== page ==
Tax & Federation
Australia’s taxation system should encourage investment, workforce participation and entrepreneurship. State and federal governments should treat Australia as a single tax base and avoid duplication, complexity and over-taxation. An excessive tax burden harms the incentive to produce and limits economic growth.
- Encourage economic growth, raise living standards and grow job opportunities.
- Facilitate Australia’s competitiveness as a destination for investment and production by reducing the costs of doing business.
- Reduce the compliance burden on businesses.
- Improve and maintain incentives for entrepreneurship, effort and saving.
- Maintain equity.
- Tax reform: Improve the efficiency of the state tax mix by implementing the agreed schedule for the abolition of less efficient taxes.
- Federation reform: Clarify and simplify the roles and responsibilities of federal and state governments in public service provision. We must improve efficiency and reduce cost, blame-shifting and duplication or gaps in service delivery.
- Income tax:
- Reduce the number of personal income tax brackets
- Lower the top marginal rate of personal income tax to the top company tax rates
- Commit to regularly adjust personal income tax thresholds to reduce or eliminate bracket creep.
- Goods and services tax: Broaden the base of the GST to offset reductions in other inefficient taxes by at least as much as the increased tax. Only then should we consider increasing the rate of the GST if it will not lead to an increase in the overall burden of tax.
- Company tax:
- Create a clear timeline to cut the top company tax rate to no higher than 25 per cent, in line with the Henry Tax Review recommendation.
- A single rate of company tax is preferable to a two-tier scheme.
- Stamp duty: Federal, state and territory governments should cooperate to examine replacing stamp duties and other inefficient taxes with a broad-based land tax.
- Dividend imputation: Retain the existing system of dividend imputation.
- Negative gearing: Retain negative gearing as a fundamental feature of Australia’s tax system, which allows expenses incurred in producing income to be deducted. Oppose changes that discriminate between asset classes.
- Multinational taxation:
- Continue to address multinational taxation issues in conjunction with the OECD’s Base Erosion and Profit Shifting (BEPS) initiative.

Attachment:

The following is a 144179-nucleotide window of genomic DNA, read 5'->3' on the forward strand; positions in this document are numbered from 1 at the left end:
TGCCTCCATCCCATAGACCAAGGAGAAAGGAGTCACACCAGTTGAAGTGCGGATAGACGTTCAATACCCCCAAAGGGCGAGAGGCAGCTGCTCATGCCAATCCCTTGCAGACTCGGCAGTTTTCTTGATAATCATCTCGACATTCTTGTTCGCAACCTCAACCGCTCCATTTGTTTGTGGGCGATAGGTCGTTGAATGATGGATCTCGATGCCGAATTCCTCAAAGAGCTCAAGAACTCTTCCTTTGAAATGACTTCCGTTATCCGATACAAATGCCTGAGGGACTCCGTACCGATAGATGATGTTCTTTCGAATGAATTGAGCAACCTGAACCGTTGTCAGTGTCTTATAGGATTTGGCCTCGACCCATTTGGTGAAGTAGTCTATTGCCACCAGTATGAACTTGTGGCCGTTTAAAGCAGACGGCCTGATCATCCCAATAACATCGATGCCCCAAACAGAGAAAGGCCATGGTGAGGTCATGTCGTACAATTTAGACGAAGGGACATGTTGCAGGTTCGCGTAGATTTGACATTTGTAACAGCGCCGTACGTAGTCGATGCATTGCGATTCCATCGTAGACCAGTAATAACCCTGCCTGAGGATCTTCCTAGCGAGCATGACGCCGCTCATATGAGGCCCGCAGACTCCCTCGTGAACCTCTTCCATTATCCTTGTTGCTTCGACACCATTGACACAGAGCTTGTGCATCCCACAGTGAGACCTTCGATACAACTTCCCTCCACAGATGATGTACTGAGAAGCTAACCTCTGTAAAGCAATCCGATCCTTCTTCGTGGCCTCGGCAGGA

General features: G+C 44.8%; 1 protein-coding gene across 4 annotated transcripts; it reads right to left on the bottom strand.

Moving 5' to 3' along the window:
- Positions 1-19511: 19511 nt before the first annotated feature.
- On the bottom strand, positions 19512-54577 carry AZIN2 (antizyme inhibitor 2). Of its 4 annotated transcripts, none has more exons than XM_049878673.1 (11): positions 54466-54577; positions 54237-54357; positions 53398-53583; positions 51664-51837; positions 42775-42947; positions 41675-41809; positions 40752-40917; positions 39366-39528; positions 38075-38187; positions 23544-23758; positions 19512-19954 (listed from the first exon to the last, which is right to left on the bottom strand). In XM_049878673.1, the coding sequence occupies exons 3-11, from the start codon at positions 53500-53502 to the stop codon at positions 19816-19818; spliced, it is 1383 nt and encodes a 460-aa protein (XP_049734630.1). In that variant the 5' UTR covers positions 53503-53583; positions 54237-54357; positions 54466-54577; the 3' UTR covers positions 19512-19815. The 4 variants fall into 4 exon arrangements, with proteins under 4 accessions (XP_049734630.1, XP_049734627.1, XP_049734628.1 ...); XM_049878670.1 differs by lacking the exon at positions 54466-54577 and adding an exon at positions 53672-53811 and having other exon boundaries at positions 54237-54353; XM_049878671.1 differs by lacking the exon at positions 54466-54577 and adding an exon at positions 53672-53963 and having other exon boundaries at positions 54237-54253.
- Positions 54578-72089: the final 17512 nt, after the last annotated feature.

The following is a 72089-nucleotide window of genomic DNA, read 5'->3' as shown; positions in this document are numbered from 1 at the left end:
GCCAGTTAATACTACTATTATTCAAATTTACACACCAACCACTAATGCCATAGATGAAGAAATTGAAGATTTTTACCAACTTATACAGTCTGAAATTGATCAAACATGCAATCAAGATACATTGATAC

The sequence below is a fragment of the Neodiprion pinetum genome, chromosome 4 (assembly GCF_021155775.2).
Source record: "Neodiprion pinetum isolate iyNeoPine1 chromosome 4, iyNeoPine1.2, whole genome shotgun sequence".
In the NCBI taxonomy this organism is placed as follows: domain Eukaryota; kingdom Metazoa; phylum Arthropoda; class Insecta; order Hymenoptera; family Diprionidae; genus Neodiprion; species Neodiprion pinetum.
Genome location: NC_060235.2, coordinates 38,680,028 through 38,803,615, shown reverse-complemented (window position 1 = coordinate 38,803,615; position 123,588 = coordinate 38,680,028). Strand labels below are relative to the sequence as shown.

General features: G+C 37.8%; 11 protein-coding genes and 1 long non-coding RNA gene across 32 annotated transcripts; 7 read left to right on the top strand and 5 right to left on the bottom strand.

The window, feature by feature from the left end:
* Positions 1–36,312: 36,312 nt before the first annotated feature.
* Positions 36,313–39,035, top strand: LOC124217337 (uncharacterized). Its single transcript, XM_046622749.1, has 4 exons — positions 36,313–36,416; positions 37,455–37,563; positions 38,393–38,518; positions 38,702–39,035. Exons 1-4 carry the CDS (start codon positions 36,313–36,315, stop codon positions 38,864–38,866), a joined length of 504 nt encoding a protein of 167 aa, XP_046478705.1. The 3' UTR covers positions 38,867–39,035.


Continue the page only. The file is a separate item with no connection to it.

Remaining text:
- Refrain, as far as possible, from unilateral actions that may undermine foreign investment and economic growth.
- Complexity: Reduce the complexity of tax legislation, streamline tax administration and minimise the compliance burden on taxpayers.
- Loss carry-back: Extend the carry-back of tax loss provision to all entities regardless of the types of their business structure.
- Capital gains tax: Change the design of capital gains tax to avoid penalising the sale of long-held assets while retaining existing provisions for small business.
- Payroll tax: As part of a broader package of tax reform, state and territory governments should commit to reducing and eventually eliminating payroll tax.
- Fringe benefits tax: Simplify the FBT regime by increasing the use of market-based valuations. Where this is not possible, the Government should reduce the number of statutory valuation methods for a given type of fringe benefit, while examining further concessions for small businesses.
- Small business threshold: Increase the small business entity test threshold by immediately moving the aggregated turnover threshold to $3 million and then to $5 million within two years.
- Commonwealth Grants Commission:
- Reform the CGC to ensure Commonwealth and state financial arrangements meet the test of equity and efficiency.
- Enhance transparency and simplicity of horizontal equalisation methodology.
- Reward states for good performance.
- State expenditures: State governments should review their expenditure, with the aim of significantly reducing it, before considering raising more revenue. State governments should focus on the most efficient method of delivery for services and contract out functions to the private sector as appropriate.